IPA: invariant-preserving applications for weakly consistent replicated databases

IPA: invariant-preserving applications for weakly consistent replicated databases Balegas et al., VLDB’19

IPA for developers, happy days!

Last we week looked at automating checks for invariant confluence, and extending the set of cases where we can show that an object is indeed invariant confluent. I’m not going to re-cover that background in this write-up, so I suggest you head over there for a quick catch-up before reading on if you missed it first time around.

Today’s paper is very much in same spirit, building on the same foundation of invariant confluence (I-Confluence), and also on Indigo which introduced an annotation model for application invariants, a invariant violation avoidance mechanism using lock reservations and escrows, and limited support for repairing violations that do happen.

With Invariant-Preserving Applications (IPAs), Balegas et al. introduce new mechanisms for avoiding invariant violations and for repairing them when detected, based on CRDTs. There’s also a very nice looking developer workflow to help ensure you’ve got all the bases covered. At the end of the day, you get the dual benefit of higher throughput and lower latency (as compared to coordination-based approaches) coupled with knowing that there isn’t some nasty invariant-violating concurrency bug waiting to bite you (so long as you specified your invariants and operation effects correctly of course!).

Having your cake and eating it too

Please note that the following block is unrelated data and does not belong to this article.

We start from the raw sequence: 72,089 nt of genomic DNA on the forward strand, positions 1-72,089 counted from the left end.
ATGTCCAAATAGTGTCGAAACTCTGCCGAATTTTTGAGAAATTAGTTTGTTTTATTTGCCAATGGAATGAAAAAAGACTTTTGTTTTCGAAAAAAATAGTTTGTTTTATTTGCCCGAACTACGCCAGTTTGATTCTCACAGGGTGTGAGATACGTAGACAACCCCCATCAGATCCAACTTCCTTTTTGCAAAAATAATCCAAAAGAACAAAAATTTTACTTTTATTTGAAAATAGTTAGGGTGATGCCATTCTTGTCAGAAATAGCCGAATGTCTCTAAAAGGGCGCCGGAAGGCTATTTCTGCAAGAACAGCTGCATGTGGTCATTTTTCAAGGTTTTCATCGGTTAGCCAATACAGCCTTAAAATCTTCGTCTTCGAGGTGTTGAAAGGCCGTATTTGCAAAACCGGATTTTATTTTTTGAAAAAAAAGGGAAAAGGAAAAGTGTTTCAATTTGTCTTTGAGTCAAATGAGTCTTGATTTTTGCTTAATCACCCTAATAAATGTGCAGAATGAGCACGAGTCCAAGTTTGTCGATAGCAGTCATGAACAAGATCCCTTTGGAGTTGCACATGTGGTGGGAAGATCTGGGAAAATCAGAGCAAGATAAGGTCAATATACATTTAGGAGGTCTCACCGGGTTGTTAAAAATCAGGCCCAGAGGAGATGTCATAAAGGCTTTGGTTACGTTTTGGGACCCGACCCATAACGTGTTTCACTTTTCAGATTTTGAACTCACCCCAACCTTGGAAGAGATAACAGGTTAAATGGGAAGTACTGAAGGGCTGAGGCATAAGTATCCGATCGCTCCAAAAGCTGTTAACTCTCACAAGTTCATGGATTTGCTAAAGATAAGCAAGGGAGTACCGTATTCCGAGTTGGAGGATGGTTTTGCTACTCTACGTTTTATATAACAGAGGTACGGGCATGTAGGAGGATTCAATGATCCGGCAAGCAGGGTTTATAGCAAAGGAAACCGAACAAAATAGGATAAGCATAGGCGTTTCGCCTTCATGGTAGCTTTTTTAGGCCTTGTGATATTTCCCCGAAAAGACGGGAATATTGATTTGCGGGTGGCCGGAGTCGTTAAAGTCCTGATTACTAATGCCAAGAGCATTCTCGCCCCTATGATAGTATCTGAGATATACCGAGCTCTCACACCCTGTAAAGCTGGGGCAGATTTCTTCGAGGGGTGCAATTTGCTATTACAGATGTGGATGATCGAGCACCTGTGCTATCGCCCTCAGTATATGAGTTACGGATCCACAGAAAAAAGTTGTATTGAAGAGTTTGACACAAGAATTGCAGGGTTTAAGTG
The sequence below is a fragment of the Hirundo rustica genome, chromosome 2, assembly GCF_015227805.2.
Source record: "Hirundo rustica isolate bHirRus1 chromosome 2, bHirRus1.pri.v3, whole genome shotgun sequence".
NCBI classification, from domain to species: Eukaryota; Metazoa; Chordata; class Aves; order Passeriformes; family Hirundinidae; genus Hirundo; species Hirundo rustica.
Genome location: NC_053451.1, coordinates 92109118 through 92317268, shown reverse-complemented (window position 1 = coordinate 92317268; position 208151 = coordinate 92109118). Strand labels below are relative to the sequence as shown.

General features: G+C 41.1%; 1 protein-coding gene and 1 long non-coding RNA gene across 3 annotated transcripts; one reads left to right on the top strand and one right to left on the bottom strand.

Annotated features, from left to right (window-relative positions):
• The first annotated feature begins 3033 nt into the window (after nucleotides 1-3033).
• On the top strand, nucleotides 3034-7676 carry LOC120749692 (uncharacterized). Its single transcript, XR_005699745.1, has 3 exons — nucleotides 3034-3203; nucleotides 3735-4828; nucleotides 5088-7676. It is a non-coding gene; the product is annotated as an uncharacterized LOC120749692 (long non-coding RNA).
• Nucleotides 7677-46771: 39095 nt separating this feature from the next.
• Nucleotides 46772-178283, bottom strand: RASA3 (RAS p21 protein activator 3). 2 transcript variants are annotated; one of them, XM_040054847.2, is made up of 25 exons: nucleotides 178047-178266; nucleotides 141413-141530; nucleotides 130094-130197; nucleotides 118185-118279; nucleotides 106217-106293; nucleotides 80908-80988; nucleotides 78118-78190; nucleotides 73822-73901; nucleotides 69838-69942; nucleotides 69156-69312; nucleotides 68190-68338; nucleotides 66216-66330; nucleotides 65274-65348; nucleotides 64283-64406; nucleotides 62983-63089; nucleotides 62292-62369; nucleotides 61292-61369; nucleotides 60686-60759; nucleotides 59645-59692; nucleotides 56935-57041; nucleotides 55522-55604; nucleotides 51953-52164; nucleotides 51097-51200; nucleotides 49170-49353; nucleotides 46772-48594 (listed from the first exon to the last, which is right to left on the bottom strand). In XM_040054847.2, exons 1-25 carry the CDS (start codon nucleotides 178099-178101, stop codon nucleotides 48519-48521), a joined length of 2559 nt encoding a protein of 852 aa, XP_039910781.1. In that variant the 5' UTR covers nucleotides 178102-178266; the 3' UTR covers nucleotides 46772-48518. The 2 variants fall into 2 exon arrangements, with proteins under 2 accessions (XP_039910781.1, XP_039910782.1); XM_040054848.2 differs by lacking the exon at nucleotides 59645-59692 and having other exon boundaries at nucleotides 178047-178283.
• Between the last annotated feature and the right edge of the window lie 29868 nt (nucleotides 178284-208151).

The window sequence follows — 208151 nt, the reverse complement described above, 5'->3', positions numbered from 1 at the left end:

… it remains difficult to develop applications under weak consistency. Several studies show that, in many applications, concurrent executions lead to the violation of application invariants, resulting in inconsistent states.

At this point you have a few choices:

  • The common path: turn a blind eye to the possibility and get bitten later on by strange inconsistencies in your data
  • The belt-and-braces approach: broadly constrain concurrency (i.e. coordinate heavily) in order to avoid the possibility of invariant violations – thus reducing availability and latency
  • The considered (and time-consuming in development) approach: take time to understand your invariants, figure out which parts of your system can be coordination free, and which parts still need it, and design accordingly. For bonus points, revisit your application design so that more parts of it can be coordination free.

IPA takes the third way of course, and gives you new options for tweaking your application design, so that you can have your cake and eat it too:

This paper proposes a novel approach for preserving application invariants under weak consistency that does not impact the availability and latency of applications… To help programmers adopt our approach, we propose a methodology for modifying applications. The key element of the methodology is our invariant-preservation analysis (IPA) and static analysis tool that relies on information about the application, including invariants and operations, to identify which operations might lead to invariant violations and to suggest modifications to the operations to prevent those violations from occurring.